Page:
The Camberwell Society

Society for those living, working or interested in Camberwell

Big Yes to landmark art piece on the Green


Tony Coleman reports on positive public consultation among residents

On two cold, wet and windy December Saturdays it was heart-warming to discover just how many people really like living in Camberwell, and just how much.

Most touching were those who had recently moved in .They were finding out about the joys of Camberwell with a sparkle in their eyes as if they had just discovered the key to life.

So it was not surprising to find deep enthusiasm for the idea of an iconic art piece to be installed on the Green. Something that would provide a landmark for all – a beacon to mark the centre of our community.

We met many local people to hear their views, thanks to SE5 Forum for using its stall. What we found was massive support. Yes, a few caveats and suggestions that have been noted but overall, 97 per cent of the 90 who responded were either in favour or strongly in favour; 3 per cent were neutral and no-one was against.

The next stage is to start identifying and talking to artists able to take on such an important project. Before launching a fundraising campaign, we need to know how much we have to raise.

Our initial estimate is £500,000 including the art piece itself and all the ancillaries such as the physical installation, lighting, finishes and a pot to go towards the first five years’ maintenance. We will only be approaching arts funding organisations to bring new money into Camberwell and avoid conflict with the much-needed social funding sources.

We have already consulted our local Councillors and they are all in favour. We will now also consult Camberwell Arts and other users of the Green such as Camberwell Fair to make sure that any installation does not restrict other activities.


Tony Coleman consulting on the Green

Camberwell’s dark mistress of sin

Her name suggested an innocence and beauty but Matilda “Tilly” Twiss was no angel, as Mark Webb discovers

Camberwell has had its fair share of notorious gangsters, men like the Charlie and Eddie Richardson who ran their violent kingdom from Addington Square, but among them was a woman crime boss who ruled Sydney’s underworld with an iron fist and a cruel razor.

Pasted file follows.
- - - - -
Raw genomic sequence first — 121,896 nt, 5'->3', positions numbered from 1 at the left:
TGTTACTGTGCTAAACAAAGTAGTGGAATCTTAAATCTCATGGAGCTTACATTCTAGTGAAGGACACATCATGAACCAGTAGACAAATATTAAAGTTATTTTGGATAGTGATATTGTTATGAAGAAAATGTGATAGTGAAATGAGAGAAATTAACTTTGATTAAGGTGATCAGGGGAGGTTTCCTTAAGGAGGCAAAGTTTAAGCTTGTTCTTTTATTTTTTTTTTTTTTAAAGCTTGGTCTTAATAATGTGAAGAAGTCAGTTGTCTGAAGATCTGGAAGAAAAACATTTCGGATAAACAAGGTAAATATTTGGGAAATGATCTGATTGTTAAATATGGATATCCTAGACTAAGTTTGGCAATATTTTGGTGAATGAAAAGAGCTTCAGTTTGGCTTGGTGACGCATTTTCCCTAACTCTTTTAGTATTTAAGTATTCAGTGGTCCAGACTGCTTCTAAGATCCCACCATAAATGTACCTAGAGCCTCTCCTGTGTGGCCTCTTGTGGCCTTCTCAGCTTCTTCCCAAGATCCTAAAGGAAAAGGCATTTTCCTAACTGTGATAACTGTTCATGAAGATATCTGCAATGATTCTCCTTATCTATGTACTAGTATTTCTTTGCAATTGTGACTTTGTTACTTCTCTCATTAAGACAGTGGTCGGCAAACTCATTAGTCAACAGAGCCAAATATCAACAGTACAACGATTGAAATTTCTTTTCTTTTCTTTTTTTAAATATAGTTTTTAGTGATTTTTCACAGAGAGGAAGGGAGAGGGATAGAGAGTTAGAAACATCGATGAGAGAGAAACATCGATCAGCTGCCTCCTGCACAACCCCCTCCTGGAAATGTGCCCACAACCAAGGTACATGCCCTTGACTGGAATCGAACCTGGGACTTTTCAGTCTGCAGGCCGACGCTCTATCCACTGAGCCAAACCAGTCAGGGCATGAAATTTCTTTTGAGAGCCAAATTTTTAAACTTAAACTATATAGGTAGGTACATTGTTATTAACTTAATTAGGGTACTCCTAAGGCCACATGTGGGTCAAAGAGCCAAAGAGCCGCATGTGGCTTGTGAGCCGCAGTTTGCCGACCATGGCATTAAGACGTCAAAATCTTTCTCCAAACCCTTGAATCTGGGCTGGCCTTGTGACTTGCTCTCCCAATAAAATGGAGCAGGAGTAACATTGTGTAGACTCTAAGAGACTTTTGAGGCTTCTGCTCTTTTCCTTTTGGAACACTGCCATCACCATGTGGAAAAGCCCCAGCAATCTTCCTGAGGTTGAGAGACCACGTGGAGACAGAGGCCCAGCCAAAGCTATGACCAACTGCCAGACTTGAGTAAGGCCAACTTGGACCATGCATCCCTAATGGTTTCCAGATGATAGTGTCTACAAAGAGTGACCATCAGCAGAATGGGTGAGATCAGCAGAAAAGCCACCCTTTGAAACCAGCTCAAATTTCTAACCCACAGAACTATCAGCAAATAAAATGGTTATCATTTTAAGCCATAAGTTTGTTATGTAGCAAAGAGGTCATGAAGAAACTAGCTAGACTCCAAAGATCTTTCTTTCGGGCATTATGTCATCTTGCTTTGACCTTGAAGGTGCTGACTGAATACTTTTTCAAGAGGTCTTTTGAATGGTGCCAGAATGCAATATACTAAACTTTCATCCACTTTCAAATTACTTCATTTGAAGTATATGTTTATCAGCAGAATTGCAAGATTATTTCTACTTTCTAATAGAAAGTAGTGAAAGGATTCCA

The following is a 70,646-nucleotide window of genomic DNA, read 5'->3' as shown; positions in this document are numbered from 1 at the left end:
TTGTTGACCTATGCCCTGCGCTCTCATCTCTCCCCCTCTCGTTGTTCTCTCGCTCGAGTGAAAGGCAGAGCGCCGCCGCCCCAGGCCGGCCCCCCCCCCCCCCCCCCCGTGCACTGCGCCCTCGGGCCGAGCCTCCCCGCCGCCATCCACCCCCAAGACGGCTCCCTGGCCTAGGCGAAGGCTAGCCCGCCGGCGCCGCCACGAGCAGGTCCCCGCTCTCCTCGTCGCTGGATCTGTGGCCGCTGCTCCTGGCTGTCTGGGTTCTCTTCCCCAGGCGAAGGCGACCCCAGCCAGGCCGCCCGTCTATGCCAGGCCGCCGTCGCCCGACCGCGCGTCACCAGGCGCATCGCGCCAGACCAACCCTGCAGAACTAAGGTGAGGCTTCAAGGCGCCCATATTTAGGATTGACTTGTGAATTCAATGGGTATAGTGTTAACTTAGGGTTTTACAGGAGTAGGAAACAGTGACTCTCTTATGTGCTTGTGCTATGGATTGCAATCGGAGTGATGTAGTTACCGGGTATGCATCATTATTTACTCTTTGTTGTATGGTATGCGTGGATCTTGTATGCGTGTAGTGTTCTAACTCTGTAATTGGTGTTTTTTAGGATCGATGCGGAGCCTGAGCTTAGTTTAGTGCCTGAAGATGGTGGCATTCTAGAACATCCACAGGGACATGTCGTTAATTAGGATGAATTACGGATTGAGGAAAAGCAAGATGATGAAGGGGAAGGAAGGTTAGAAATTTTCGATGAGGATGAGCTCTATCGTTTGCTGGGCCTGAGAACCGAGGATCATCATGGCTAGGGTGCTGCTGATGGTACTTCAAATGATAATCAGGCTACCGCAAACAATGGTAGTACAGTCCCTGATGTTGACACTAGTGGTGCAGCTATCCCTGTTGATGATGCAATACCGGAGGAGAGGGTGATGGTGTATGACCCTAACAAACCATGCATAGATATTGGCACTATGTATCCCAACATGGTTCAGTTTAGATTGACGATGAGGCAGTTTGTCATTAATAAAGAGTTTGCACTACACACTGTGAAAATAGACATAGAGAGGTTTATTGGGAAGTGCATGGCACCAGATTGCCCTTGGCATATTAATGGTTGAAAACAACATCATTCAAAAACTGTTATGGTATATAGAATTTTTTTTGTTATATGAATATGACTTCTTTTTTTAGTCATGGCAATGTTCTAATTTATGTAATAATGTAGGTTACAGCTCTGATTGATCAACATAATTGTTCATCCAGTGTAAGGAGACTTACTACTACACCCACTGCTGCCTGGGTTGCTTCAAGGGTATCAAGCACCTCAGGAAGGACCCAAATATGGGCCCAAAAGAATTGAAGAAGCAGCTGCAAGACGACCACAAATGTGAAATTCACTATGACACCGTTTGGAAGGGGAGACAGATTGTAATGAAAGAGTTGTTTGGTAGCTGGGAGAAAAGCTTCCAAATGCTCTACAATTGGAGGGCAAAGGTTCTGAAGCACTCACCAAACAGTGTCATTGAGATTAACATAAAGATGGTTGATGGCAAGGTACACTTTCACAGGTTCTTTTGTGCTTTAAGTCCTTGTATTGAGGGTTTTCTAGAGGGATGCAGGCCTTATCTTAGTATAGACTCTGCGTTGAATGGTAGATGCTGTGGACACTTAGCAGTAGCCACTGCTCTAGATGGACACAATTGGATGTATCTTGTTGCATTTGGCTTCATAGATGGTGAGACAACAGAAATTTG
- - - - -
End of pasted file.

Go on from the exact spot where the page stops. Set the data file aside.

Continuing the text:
Matilda Mary Twiss was born in Camberwell in 1900 to bricklayer Edward and his wife Alice. They lived in what is now Comber Grove where “Tilly” grew up to be street tough, belying her waif-like physique with a temper and a reputation for scrapping tiger-like with nails and boots if cornered. She dropped out of school to work in a book binding factory that produced bibles, but decided instead that she wanted a life of sin.

Aged just 12, Tilly fell prostitution and plied her trade on the streets of Soho and Covent Garden where she was arrested 84 times for a variety of offences including theft and assault. Hers might have remained a sad life of exploitation if not for the chance meeting with an Australian soldier named Jim Devine who was in London on leave.

They fell for one another and were married in 1917 at the Church of Sacred Heart of Jesus in Knatchbull Road. A son named Freddie was born two years later but he would be left behind to be raised by his grandparents when, a few months later, Tilly followed her new husband to Australia.

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Former mayor Bill Skelly


Ian Wingfield remembers the Geordie painter who mingled with filmstars, fought for trade union rights and was always a good samaritan.

Former Mayor (1997-98) Bill Skelly who died in November at the age of 89 was a long-term Camberwell resident. He served on Southwark Council first for St Giles ward 1994-98 and then for Peckham ward 1998-2002.

Bill earned a great deal of respect cross-party on the Council. His soft, lyrical Geordie accent, wide grin and the twinkle in his eyes made it impossible not to fall enchanted by his tales. His natural charm and ability to chat to people from all sections of society were second to none. He was always smartly turned out, learning attention to appearance from his national service days in the army. A true gentleman he was, as it is called in modern parlance, a brand ambassador for the Borough.

He led an interesting life. First and always, he was a Geordie proud of his Gateshead roots, always unmistakable in his accent, even after spending most of his life in London.

An accomplished painter, artist and signwriter by trade, Bill was full of stories from his time working on film and TV production sets in 1960s and 1970s. He met the top stars of the day such as Richard Burton and Elizabeth Taylor, Sir Roger Moore and Sir Michael Caine.